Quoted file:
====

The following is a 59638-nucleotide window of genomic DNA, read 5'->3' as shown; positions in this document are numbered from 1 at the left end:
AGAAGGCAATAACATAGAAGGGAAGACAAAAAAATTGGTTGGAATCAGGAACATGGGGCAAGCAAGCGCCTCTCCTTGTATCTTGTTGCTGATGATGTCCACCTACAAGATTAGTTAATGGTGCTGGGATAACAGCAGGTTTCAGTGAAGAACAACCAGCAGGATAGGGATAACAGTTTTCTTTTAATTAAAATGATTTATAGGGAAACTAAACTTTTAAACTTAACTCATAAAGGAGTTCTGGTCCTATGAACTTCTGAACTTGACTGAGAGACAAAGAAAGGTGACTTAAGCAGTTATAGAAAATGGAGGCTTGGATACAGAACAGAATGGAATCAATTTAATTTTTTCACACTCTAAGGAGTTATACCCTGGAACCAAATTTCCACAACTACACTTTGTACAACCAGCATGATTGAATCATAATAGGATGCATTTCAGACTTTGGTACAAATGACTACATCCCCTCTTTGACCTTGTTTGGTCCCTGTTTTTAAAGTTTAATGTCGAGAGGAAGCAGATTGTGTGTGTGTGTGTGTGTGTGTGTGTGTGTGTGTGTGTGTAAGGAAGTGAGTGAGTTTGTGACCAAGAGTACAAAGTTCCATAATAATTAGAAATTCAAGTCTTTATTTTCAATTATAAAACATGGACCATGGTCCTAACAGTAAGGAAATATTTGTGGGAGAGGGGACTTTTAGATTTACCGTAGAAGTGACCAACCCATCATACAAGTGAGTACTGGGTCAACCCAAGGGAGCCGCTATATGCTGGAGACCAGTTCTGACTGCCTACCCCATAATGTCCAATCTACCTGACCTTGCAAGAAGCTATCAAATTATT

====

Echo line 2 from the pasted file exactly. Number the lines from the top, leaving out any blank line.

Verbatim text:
AGAAGGCAATAACATAGAAGGGAAGACAAAAAAATTGGTTGGAATCAGGAACATGGGGCAAGCAAGCGCCTCTCCTTGTATCTTGTTGCTGATGATGTCCACCTACAAGATTAGTTAATGGTGCTGGGATAACAGCAGGTTTCAGTGAAGAACAACCAGCAGGATAGGGATAACAGTTTTCTTTTAATTAAAATGATTTATAGGGAAACTAAACTTTTAAACTTAACTCATAAAGGAGTTCTGGTCCTATGAACTTCTGAACTTGACTGAGAGACAAAGAAAGGTGACTTAAGCAGTTATAGAAAATGGAGGCTTGGATACAGAACAGAATGGAATCAATTTAATTTTTTCACACTCTAAGGAGTTATACCCTGGAACCAAATTTCCACAACTACACTTTGTACAACCAGCATGATTGAATCATAATAGGATGCATTTCAGACTTTGGTACAAATGACTACATCCCCTCTTTGACCTTGTTTGGTCCCTGTTTTTAAAGTTTAATGTCGAGAGGAAGCAGATTGTGTGTGTGTGTGTGTGTGTGTGTGTGTGTGTGTGTGTGTAAGGAAGTGAGTGAGTTTGTGACCAAGAGTACAAAGTTCCATAATAATTAGAAATTCAAGTCTTTATTTTCAATTATAAAACATGGACCATGGTCCTAACAGTAAGGAAATATTTGTGGGAGAGGGGACTTTTAGATTTACCGTAGAAGTGACCAACCCATCATACAAGTGAGTACTGGGTCAACCCAAGGGAGCCGCTATATGCTGGAGACCAGTTCTGACTGCCTACCCCATAATGTCCAATCTACCTGACCTTGCAAGAAGCTATCAAATTATT